Witchcraft Accusations as Gendered Persecution in Refugee Law

(2018) Social and Legal Studies

25 Pages Posted: 9 Aug 2018

See all articles by Sara Dehm

Sara Dehm

University of Technology Sydney, Faculty of Law

Jenni Millbank

University of Technology, Sydney, Faculty of Law

Date Written: July 24, 2018

Abstract

Witchcraft-related violence (WRV), in particular directed towards women and children, has become a source of increasing concern for human rights organisations in the current century. Yet for those fleeing WRV this heightened attention has not translated across into refugee status. This research examines how claims of WRV were addressed in all available asylum decisions in English, drawn from five jurisdictions. We argue that WRV is a manifestation of gender-related harm; one which exposes major failings in the application of refugee jurisprudence. Inattention to the religious and organisational elements of witchcraft practices, combined with gender insensitivity in analysis, meant that claims were frequently re-configured by decision-makers as personal grudges, or family or community disputes, such that they were not cognisable harms within the terms of the Refugee Convention; or they were simply disbelieved as far-fetched. The success rate of claims was low, compared to available averages, and, when successful, claims were universally accepted on some basis other than the witchcraft element of the case. This article focuses in particular upon cases where the applicant feared harm as an accused witch, while a second related article addresses those fearing persecution from witches or through the medium of witchcraft.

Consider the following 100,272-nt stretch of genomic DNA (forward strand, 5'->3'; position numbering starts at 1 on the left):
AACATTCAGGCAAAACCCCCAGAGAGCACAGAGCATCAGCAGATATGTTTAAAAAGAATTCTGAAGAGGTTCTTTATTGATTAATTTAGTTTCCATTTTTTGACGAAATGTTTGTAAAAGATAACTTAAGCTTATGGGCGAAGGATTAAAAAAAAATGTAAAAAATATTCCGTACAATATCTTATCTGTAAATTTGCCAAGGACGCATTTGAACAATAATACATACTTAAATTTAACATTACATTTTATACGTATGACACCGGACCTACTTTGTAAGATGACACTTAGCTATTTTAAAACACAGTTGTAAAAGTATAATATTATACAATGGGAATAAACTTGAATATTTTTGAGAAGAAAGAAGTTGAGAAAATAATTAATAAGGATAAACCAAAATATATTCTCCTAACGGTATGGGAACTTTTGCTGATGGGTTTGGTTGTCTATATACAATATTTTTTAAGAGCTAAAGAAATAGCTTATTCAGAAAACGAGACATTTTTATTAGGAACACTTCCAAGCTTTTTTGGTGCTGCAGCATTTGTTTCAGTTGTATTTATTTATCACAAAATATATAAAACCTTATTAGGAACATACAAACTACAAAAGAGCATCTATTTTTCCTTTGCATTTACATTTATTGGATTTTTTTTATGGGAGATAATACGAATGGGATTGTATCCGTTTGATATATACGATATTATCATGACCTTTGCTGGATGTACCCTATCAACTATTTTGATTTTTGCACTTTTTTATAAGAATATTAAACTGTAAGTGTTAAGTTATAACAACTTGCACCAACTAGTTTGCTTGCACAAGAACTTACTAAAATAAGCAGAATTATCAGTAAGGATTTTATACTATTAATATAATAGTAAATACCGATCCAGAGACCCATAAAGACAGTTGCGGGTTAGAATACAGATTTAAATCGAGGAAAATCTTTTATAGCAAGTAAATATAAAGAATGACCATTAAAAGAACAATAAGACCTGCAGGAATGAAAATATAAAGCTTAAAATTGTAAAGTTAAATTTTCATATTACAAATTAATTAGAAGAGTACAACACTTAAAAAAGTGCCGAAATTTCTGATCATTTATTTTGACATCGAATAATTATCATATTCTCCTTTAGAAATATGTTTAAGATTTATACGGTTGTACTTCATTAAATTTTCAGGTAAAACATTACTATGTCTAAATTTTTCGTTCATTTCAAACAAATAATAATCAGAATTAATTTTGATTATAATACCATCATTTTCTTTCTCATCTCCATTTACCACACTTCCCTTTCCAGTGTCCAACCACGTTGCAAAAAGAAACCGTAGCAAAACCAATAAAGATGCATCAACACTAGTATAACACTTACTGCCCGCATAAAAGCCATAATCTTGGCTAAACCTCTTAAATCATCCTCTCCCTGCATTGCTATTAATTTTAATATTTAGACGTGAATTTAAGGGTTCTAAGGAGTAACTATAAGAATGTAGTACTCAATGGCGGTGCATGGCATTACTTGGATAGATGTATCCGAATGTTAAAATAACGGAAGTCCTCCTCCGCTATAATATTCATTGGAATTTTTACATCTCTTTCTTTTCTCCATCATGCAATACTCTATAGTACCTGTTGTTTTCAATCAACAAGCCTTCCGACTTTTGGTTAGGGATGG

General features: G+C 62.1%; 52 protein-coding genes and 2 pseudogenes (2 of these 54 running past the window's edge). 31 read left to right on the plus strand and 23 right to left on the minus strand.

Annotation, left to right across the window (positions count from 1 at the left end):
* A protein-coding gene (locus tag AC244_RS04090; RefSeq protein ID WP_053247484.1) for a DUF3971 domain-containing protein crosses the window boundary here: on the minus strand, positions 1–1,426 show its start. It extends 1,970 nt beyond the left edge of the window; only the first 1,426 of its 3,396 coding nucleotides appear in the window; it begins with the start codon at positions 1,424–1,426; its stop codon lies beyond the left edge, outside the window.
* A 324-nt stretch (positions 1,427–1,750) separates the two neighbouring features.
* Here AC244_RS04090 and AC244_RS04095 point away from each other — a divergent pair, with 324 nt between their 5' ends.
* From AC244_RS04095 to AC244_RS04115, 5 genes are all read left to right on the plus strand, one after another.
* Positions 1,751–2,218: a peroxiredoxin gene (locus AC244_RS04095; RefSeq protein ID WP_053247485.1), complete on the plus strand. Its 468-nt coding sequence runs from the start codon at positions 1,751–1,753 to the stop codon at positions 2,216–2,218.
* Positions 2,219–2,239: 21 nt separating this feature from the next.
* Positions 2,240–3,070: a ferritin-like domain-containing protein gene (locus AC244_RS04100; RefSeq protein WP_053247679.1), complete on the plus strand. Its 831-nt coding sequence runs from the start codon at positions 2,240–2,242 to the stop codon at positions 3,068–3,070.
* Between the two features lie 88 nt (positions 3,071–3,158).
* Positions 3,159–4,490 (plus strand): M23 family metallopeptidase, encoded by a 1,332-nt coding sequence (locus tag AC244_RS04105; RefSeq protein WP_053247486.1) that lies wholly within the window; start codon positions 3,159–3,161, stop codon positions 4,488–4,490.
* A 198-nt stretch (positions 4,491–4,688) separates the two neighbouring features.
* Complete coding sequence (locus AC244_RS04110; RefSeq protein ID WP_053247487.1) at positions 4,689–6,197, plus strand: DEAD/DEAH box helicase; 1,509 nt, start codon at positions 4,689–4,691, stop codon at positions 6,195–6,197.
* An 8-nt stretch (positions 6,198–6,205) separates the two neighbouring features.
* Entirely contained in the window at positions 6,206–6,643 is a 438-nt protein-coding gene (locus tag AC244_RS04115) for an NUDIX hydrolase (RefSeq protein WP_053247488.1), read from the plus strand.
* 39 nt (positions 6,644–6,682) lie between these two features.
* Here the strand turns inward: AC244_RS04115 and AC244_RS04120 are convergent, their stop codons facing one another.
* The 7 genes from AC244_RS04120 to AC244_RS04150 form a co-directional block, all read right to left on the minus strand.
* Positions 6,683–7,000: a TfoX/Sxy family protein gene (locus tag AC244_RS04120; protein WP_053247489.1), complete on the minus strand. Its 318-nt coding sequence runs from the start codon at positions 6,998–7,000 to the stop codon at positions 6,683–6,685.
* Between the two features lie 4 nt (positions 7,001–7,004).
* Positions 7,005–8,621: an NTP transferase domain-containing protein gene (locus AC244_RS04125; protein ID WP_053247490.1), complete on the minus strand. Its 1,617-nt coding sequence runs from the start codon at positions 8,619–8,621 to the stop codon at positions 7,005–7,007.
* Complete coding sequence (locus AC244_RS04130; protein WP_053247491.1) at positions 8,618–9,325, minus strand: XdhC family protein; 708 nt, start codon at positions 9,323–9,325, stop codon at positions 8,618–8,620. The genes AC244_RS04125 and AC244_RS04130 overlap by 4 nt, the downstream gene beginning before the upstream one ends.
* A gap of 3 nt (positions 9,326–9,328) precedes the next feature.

Keywords: Gender related persecution; gendered violence; refugee law; witchcraft; religious persecution; refugee status determination

JEL Classification: K31, K44

Suggested Citation

Dehm, Sara and Millbank, Jenni, Witchcraft Accusations as Gendered Persecution in Refugee Law (July 24, 2018). (2018) Social and Legal Studies. Available at SSRN: https://ssrn.com/abstract=3219574

Sara Dehm

University of Technology Sydney, Faculty of Law ( email )

Sydney
Australia

Jenni Millbank (Contact Author)

University of Technology, Sydney, Faculty of Law ( email )

Australia

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